Why is she surprise by Krisola screaming? Didn't she do that at some point? I also got a little confused at Krisola watching a screen too - should that be camera?
    I want to know more, which is a good thing, but I'd need those details soon.
    Good luck.

  9. Seems like an intriguing concept, but I was way too confused to enjoy it. I don't even know for sure if Krisola is the main character or someone else. How many characters are in this scene? Anything you can do to differentiate these characters and orient your reader into the scene would go a long way. Perhaps call the screen version of the main character "screen me?" Also, tell us who Krisola is and where this story is taking place. Why is she being forced to watch this? Who is forcing her?

  10. The story is intriguing but getting lost in all the descriptions. I echo above, so here is an example
    -- I’m pretty sure I’m all out of tears at this point. --

    Could simply be: I'm all out of tears.

    --my mouth being dry--
    dry mouth

    This might help with the confusion and getting mixed up as a reader, to who you are talking about. The jumping back and forth between MC and screen/Krisola loses me.

  11. I'd like to know early in this, maybe the first sentence: who, what, when, where, and why. That would help me with the context.

  12. My take on this was that the MC and the person on the screen were the same person, that perhaps she killed someone in a car accident or something and she was maybe watching her confession being played back in court.

    Whatever it is, it did feel like it went on too long. It's an effective opening, I think. Maybe just cut it off after parg 2, and start filling the reader in on what's actually happening.

  13. I liked your hook but I got confused between Krisola and Screen me. Perhaps if you could clarify that a little better.
    I do want to know more. Perhaps you could give us a little more information on the setting, it would give us a clearer idea of what is happening.

  14. I like your hook. I think I understand what is happening in the first paragraph, but after that I am lost. I thought Krisola was watching a recording of herself, but then I'm not clear if Krisola and the MC are the same person. The vagueness of the first paragraph creates a lot of unanswered questions: where is she? why is she crying? why has she been recorded? who is she? This is great, but I need at least one answer so that I have something to cling to. Otherwise my mind becomes mired in too many questions and I lose interest. I think you have a great, intriguing start.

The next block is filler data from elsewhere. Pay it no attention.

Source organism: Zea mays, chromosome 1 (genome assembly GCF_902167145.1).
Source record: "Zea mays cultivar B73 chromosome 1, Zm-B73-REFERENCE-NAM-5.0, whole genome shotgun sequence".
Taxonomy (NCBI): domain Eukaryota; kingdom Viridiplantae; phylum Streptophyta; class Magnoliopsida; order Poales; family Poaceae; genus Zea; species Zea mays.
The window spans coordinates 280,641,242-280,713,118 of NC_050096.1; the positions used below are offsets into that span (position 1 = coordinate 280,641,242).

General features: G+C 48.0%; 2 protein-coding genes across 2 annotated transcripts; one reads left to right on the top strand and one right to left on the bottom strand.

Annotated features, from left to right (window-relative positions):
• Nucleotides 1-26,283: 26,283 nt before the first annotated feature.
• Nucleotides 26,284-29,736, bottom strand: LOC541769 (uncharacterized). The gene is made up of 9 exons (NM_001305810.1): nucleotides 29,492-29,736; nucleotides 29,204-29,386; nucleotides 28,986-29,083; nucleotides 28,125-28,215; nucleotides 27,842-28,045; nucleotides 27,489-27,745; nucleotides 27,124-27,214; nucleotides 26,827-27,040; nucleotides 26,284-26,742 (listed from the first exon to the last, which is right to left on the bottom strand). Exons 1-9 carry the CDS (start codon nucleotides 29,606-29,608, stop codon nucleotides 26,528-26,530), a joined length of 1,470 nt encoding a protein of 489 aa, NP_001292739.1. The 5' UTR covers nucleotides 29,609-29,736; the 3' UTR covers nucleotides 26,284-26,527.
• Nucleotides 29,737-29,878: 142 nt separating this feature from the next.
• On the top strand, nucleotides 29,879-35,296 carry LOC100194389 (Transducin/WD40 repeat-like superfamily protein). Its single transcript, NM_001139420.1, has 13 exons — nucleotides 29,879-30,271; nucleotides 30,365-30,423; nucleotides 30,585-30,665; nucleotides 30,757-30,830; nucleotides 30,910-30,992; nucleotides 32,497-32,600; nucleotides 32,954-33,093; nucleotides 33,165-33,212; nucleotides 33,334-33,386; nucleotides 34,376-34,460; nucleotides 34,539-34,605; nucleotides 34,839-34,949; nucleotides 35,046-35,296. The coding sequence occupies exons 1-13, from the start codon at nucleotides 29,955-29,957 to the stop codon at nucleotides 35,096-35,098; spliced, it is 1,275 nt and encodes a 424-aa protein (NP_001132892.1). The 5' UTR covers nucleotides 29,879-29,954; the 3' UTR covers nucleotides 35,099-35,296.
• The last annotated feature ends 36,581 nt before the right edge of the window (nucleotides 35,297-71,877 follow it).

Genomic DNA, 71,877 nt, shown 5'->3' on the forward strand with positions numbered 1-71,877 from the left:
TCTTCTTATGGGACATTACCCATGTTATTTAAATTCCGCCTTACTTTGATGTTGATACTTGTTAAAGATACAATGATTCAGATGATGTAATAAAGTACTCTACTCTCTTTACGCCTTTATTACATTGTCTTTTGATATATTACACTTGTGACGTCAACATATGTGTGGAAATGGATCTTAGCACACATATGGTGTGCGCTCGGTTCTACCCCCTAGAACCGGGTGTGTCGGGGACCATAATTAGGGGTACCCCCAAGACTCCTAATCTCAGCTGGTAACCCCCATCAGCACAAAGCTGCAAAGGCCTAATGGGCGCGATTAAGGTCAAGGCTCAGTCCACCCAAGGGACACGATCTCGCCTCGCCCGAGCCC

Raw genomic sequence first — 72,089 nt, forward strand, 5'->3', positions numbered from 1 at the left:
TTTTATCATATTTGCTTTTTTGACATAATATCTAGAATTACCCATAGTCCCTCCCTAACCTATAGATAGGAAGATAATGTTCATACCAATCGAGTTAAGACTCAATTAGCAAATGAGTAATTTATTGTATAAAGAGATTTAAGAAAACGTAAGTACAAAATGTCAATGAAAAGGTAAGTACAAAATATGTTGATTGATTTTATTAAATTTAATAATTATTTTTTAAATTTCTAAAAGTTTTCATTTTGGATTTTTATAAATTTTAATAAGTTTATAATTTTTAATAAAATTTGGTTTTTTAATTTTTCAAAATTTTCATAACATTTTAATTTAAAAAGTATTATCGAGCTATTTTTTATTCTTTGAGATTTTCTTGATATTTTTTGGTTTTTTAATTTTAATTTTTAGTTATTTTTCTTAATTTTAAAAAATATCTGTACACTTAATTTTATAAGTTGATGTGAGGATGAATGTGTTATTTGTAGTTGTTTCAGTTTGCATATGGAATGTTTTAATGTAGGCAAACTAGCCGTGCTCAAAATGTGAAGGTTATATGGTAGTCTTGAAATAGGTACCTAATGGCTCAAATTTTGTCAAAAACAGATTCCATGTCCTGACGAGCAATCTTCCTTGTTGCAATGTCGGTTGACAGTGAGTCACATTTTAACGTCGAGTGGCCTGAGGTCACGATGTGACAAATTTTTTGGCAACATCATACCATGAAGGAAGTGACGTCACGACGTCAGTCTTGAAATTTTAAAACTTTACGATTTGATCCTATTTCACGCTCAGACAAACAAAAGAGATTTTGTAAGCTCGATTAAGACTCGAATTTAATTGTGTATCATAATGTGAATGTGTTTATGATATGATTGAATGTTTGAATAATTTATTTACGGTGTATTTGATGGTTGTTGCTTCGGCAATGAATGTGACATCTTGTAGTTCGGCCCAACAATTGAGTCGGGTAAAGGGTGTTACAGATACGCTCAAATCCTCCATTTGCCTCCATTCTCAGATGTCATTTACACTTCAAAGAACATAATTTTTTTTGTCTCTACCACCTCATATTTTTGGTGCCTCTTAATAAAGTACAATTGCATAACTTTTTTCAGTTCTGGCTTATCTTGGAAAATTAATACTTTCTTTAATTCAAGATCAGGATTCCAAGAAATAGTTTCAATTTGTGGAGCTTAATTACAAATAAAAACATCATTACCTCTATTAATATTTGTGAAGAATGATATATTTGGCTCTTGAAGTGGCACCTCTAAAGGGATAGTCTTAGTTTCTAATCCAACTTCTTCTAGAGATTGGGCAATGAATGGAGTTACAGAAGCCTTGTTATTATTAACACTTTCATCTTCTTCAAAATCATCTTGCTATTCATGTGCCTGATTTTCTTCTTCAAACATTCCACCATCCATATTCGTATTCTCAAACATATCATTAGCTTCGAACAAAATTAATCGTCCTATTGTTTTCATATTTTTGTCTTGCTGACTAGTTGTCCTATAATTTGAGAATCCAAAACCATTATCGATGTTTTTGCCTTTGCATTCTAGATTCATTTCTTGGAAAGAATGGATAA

15. I love an intriguing opening like this, a first paragraph that forces the reader to ask "what's going on here?" But I worry there's a little bit too much ambiguity. I understand our protagonist is watching herself on screen, but there's so much mystery, so many different elements (the sorrow on screen vs. the sorrow in real life, Pascal, etc.), I'm left a little overwhelmed.

    Perhaps for the first few paragraphs, let us focus on Krisola (on screen). After "Actually, the me on the screen is crying," let us see only what our narrator sees, developing the image of Krisola, letting us get comfortable with that, before zooming out, so to speak, to see what our narrator is *actually* thinking and feeling.

  16. Super helpful, everyone! Thanks so much for your feedback. I was wondering about whether it was clear initially from the perspective of a first page only read so this is really good to know.

    Thanks again and glad to have read a bunch of other great entries.

  17. Loving the concept here, but as many have said above me, I wish I had a bit more of a clue what was happening. Clearly, it's just the first 250 words, but I'd like a little bit more. Especially this could be done at the "where I am doesn't have..." Also, I think the language could be tightened a bit in the first paragraph.

  18. There's a lot of emotion here, but what's happening? I get that Krisola's watching herself on a screen, but who are the "they" who are watching? Why does she have to be remorseful? A trial would totally explain it. All you'd need to say is "I watch myself on the screen and don’t move, because the jurors are watching.

    2nd line kinda long.

    What is augh?

    The last paragraph stopped me cold. Did you mean to say "She stares FROM the screen? Maybe say "Screen Krisola is clutching her hands together into a ball." (instead of "Krisola on screen.") And "I remember DOING that."

    Commas: "and, I hope, those watching."